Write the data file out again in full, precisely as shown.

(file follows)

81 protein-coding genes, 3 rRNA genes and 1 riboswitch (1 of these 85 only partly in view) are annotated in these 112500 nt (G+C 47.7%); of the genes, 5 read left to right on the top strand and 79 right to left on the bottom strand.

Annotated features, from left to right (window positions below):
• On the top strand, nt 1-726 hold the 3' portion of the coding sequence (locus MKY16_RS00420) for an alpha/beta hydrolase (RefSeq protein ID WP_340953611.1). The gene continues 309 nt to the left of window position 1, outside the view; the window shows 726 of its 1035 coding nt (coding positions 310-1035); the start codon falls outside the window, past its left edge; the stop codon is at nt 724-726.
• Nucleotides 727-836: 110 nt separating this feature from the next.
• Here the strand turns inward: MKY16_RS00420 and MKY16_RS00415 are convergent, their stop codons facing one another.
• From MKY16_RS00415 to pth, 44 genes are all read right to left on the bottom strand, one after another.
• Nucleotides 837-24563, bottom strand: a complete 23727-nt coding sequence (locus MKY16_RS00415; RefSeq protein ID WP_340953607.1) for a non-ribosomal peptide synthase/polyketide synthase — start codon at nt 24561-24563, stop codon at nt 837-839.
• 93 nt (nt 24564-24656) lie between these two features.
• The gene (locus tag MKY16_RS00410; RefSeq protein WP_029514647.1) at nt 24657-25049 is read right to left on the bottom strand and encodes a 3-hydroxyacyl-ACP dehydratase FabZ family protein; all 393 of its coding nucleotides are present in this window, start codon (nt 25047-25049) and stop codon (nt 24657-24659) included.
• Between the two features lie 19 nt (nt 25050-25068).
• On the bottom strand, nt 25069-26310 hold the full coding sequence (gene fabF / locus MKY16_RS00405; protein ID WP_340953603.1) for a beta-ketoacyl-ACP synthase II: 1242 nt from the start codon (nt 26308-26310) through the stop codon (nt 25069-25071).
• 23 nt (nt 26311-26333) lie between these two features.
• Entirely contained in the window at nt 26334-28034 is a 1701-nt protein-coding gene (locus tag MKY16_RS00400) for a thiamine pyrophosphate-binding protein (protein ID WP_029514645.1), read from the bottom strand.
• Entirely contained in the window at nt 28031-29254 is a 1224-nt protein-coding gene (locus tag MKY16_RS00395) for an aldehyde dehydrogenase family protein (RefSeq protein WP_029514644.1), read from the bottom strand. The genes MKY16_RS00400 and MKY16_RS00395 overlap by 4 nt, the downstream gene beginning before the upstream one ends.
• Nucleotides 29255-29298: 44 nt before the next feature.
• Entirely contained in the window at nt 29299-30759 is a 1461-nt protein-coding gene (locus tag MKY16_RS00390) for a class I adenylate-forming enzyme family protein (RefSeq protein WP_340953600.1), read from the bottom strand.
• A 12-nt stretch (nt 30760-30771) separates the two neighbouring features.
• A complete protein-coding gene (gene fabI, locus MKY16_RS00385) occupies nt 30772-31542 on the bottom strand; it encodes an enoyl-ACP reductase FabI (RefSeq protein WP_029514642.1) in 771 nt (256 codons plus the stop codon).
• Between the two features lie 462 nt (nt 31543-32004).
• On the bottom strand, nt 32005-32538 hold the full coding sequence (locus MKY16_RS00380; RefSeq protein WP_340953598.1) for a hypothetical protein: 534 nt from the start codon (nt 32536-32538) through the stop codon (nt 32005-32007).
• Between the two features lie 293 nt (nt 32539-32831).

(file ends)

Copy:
81 protein-coding genes, 3 rRNA genes and 1 riboswitch (1 of these 85 only partly in view) are annotated in these 112500 nt (G+C 47.7%); of the genes, 5 read left to right on the top strand and 79 right to left on the bottom strand.

Annotated features, from left to right (window positions below):
• On the top strand, nt 1-726 hold the 3' portion of the coding sequence (locus MKY16_RS00420) for an alpha/beta hydrolase (RefSeq protein ID WP_340953611.1). The gene continues 309 nt to the left of window position 1, outside the view; the window shows 726 of its 1035 coding nt (coding positions 310-1035); the start codon falls outside the window, past its left edge; the stop codon is at nt 724-726.
• Nucleotides 727-836: 110 nt separating this feature from the next.
• Here the strand turns inward: MKY16_RS00420 and MKY16_RS00415 are convergent, their stop codons facing one another.
• From MKY16_RS00415 to pth, 44 genes are all read right to left on the bottom strand, one after another.
• Nucleotides 837-24563, bottom strand: a complete 23727-nt coding sequence (locus MKY16_RS00415; RefSeq protein ID WP_340953607.1) for a non-ribosomal peptide synthase/polyketide synthase — start codon at nt 24561-24563, stop codon at nt 837-839.
• 93 nt (nt 24564-24656) lie between these two features.
• The gene (locus tag MKY16_RS00410; RefSeq protein WP_029514647.1) at nt 24657-25049 is read right to left on the bottom strand and encodes a 3-hydroxyacyl-ACP dehydratase FabZ family protein; all 393 of its coding nucleotides are present in this window, start codon (nt 25047-25049) and stop codon (nt 24657-24659) included.
• Between the two features lie 19 nt (nt 25050-25068).
• On the bottom strand, nt 25069-26310 hold the full coding sequence (gene fabF / locus MKY16_RS00405; protein ID WP_340953603.1) for a beta-ketoacyl-ACP synthase II: 1242 nt from the start codon (nt 26308-26310) through the stop codon (nt 25069-25071).
• 23 nt (nt 26311-26333) lie between these two features.
• Entirely contained in the window at nt 26334-28034 is a 1701-nt protein-coding gene (locus tag MKY16_RS00400) for a thiamine pyrophosphate-binding protein (protein ID WP_029514645.1), read from the bottom strand.
• Entirely contained in the window at nt 28031-29254 is a 1224-nt protein-coding gene (locus tag MKY16_RS00395) for an aldehyde dehydrogenase family protein (RefSeq protein WP_029514644.1), read from the bottom strand. The genes MKY16_RS00400 and MKY16_RS00395 overlap by 4 nt, the downstream gene beginning before the upstream one ends.
• Nucleotides 29255-29298: 44 nt before the next feature.
• Entirely contained in the window at nt 29299-30759 is a 1461-nt protein-coding gene (locus tag MKY16_RS00390) for a class I adenylate-forming enzyme family protein (RefSeq protein WP_340953600.1), read from the bottom strand.
• A 12-nt stretch (nt 30760-30771) separates the two neighbouring features.
• A complete protein-coding gene (gene fabI, locus MKY16_RS00385) occupies nt 30772-31542 on the bottom strand; it encodes an enoyl-ACP reductase FabI (RefSeq protein WP_029514642.1) in 771 nt (256 codons plus the stop codon).
• Between the two features lie 462 nt (nt 31543-32004).
• On the bottom strand, nt 32005-32538 hold the full coding sequence (locus MKY16_RS00380; RefSeq protein WP_340953598.1) for a hypothetical protein: 534 nt from the start codon (nt 32536-32538) through the stop codon (nt 32005-32007).
• Between the two features lie 293 nt (nt 32539-32831).